Friday 23 May 2014

Anti-politics, UKIP and the incompetence of the political classes

A source said: "You do not deal with an anti-politics party by calling them names. What you should do is call them out."
Quite so, and this is what all the major parties have singularly failed to do to the UK Independence Party, which has made substantial gains in yesterday's local and European elections. There are dissenting voices within the Labour party claiming that the leadership didn't go after UKIP strongly enough, assuming that they would do more harm to the Conservatives than to Labour. This was surely misguided, if true.

The predominant strategy against UKIP from all quarters has been to label them racist, loudly, and to create as many sensational headlines as they can from the odd, nasty and objectionable views of their more extreme candidates. This has only played into UKIP's hands, perfectly complementing their narration of themselves as anti-establishment outsiders (who just happen to be led by a former City-boy millionaire, who just happens to have a socially conservative, economically libertarian agenda).

If UKIP are anti-politics then I'm not sure what the rest of the parties are. They're certainly not 'pro-politics.' They have no interest in actually engaging with those who, rightly or wrongly, feel marginalised or providing alternative narratives that explain these peoples' problems. They're anti-politics in a whole other way. In this sense the Ukippers have a point: there stands before us a strong and insular British Establishment, resplendent in its self-congratulatory cronyism, that stupidly lashes out at anything it perceives to derive from outside its empire. Where Ukippers are wrong is in not realising that, however outside the Establishment many of their candidates and voters may hail from, their politics squarely follows that of the most venally establishmentarian elements of the Conservative party; see Rees-Mogg for details.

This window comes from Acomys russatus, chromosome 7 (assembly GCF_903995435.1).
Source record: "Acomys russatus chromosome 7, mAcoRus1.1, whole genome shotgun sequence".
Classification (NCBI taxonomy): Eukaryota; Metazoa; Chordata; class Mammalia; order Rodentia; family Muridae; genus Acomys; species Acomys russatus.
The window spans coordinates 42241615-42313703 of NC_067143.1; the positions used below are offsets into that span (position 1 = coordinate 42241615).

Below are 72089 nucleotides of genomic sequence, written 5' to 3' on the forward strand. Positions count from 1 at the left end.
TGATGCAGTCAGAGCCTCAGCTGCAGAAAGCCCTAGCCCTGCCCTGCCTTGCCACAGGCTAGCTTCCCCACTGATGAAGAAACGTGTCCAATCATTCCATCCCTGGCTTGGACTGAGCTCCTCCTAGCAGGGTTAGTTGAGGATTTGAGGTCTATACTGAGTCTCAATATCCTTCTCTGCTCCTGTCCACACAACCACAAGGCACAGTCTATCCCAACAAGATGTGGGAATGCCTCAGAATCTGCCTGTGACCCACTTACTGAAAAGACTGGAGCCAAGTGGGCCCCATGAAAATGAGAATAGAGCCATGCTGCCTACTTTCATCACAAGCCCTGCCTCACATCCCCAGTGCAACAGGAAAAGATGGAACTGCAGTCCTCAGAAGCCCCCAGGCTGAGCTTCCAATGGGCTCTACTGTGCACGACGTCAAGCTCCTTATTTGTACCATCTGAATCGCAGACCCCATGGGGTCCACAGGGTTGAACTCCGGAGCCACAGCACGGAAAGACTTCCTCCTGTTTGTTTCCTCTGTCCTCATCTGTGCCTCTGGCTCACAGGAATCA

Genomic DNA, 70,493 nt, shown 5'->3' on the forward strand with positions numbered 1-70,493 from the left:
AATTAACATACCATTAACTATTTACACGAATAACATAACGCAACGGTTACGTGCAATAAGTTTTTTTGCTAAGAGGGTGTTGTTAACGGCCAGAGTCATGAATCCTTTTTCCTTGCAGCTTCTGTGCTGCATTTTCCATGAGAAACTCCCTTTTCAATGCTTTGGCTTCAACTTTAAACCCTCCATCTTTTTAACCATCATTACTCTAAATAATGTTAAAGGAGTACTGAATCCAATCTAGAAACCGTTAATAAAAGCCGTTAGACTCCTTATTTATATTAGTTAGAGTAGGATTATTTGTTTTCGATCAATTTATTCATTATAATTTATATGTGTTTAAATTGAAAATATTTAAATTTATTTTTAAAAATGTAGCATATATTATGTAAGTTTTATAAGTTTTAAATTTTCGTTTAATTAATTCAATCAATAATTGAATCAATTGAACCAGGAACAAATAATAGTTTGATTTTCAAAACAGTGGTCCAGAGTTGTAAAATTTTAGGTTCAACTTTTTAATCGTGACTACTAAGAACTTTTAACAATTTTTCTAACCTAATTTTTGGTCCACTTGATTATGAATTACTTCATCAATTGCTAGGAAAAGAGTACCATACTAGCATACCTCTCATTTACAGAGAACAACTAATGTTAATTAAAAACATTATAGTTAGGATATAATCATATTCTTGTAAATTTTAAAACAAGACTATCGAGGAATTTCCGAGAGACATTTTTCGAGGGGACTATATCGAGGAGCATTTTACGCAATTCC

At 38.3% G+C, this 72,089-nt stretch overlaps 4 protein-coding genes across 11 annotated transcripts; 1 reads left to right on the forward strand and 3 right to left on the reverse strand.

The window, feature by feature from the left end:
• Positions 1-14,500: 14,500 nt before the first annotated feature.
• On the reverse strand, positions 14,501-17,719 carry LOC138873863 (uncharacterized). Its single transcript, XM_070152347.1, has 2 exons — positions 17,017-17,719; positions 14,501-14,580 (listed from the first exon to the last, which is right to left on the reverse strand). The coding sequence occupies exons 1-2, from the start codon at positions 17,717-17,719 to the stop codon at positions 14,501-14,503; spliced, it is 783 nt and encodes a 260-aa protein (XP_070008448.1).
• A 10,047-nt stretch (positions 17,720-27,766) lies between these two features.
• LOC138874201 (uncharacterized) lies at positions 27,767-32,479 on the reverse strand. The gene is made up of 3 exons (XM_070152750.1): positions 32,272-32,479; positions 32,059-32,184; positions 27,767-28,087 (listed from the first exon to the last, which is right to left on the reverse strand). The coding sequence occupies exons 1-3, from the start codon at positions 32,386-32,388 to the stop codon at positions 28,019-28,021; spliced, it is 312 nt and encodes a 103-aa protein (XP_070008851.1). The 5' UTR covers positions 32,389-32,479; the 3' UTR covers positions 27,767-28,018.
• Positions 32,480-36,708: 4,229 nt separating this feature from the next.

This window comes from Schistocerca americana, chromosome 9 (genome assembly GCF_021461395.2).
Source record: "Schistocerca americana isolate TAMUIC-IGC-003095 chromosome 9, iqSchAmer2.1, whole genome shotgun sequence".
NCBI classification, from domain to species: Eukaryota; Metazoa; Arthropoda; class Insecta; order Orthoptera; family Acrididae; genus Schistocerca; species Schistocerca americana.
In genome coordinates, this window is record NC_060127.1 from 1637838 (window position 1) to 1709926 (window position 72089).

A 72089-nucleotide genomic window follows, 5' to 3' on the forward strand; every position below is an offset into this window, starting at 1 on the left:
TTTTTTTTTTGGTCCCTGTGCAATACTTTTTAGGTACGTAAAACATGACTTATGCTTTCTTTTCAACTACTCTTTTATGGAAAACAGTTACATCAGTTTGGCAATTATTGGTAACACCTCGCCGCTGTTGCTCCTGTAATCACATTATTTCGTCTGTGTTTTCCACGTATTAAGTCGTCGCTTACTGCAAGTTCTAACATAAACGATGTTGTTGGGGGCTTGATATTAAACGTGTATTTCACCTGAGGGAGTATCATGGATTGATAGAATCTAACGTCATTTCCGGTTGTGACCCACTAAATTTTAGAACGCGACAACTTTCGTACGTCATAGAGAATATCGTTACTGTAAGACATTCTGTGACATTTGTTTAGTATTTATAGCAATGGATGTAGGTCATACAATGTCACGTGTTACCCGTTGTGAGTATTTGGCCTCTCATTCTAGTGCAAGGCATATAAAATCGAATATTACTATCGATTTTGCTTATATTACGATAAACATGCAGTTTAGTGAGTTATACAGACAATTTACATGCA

Whether or not they are a 'racist party,' they most assuredly have significant numbers of racist members and their election posters have been dog-whistles for the far right. However, reactionarily labelling such a fractious group of millions of people 'racist' in the name of anti-prejudice, as so many in politics and the media have done in the past few weeks, is not only wrong, it's politically stupid. The way to counter racist stupidity is not with non-racist stupidity.

Many who voted UKIP yesterday did so because they yearn for the imaginary halcyon days of racial and cultural homogeneity - but by no means all. Treating Ukippers like they're all, every one of them, just jackbooted thugs in disguise doesn't help anyone. It makes matters worse.

UKIP's policies alone should be enough to discredit them. No one should ever apologise for or distract from racism in politics but nor is the R word a silver bullet - treating it as such only lets racism slither along further, beneath the stampede.